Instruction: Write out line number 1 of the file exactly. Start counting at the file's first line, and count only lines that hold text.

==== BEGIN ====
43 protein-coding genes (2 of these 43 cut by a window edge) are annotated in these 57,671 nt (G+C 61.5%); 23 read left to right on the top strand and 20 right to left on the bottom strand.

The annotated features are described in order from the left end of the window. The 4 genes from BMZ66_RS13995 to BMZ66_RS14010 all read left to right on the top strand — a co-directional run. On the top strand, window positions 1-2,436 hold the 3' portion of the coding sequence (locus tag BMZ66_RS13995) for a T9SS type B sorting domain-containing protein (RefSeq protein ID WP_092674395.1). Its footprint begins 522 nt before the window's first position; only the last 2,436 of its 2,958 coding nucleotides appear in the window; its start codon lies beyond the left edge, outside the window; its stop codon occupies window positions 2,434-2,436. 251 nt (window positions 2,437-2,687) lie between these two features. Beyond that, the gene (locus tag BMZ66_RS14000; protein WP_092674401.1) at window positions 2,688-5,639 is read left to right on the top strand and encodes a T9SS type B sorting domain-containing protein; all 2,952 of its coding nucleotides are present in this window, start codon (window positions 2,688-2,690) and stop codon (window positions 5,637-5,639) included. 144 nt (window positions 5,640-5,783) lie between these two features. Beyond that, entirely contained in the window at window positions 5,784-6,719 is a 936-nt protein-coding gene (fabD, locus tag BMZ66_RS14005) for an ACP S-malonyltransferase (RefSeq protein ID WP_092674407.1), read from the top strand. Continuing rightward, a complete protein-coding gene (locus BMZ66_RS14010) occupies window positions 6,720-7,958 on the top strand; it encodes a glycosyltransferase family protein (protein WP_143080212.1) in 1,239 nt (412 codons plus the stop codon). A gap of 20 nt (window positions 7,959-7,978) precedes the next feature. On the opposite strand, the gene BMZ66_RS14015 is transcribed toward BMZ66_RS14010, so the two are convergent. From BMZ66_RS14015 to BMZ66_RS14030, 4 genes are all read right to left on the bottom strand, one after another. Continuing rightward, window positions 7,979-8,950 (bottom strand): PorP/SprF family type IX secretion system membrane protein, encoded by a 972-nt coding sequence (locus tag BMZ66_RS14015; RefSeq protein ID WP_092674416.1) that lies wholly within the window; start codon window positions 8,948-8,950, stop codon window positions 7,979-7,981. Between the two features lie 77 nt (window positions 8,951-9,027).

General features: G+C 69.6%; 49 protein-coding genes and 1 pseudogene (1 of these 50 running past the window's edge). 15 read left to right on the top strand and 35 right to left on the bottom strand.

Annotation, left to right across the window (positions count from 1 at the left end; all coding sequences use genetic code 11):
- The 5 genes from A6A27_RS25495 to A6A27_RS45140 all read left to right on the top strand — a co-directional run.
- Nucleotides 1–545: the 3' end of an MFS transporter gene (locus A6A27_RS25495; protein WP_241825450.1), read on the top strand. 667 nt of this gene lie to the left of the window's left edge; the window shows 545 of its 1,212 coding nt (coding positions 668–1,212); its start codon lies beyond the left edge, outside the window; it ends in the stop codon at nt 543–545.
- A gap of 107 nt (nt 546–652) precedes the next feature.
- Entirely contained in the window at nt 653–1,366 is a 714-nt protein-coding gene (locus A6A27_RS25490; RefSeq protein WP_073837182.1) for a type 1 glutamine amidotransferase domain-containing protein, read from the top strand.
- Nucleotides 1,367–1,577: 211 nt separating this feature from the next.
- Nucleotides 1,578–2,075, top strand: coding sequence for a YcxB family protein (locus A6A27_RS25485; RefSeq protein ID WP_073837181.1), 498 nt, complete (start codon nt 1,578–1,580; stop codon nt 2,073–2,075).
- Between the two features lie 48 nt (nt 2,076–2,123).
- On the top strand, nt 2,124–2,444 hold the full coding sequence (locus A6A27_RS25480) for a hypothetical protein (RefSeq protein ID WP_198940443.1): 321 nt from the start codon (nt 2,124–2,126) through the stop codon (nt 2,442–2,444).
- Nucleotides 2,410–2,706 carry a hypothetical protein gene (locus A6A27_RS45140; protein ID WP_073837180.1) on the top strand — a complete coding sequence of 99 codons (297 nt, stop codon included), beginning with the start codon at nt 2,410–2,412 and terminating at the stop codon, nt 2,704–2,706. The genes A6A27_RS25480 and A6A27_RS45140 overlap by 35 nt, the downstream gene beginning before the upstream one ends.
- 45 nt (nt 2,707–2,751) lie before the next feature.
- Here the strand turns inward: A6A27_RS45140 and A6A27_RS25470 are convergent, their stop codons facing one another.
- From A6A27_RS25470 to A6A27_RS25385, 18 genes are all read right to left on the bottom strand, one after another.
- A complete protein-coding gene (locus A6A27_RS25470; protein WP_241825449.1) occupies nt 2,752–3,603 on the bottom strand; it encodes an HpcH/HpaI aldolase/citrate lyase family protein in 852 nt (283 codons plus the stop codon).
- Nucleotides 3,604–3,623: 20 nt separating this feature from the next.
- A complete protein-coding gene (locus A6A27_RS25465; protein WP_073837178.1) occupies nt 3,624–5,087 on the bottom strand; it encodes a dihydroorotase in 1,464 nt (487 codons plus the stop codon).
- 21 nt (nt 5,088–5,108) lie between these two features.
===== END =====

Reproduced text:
43 protein-coding genes (2 of these 43 cut by a window edge) are annotated in these 57,671 nt (G+C 61.5%); 23 read left to right on the top strand and 20 right to left on the bottom strand.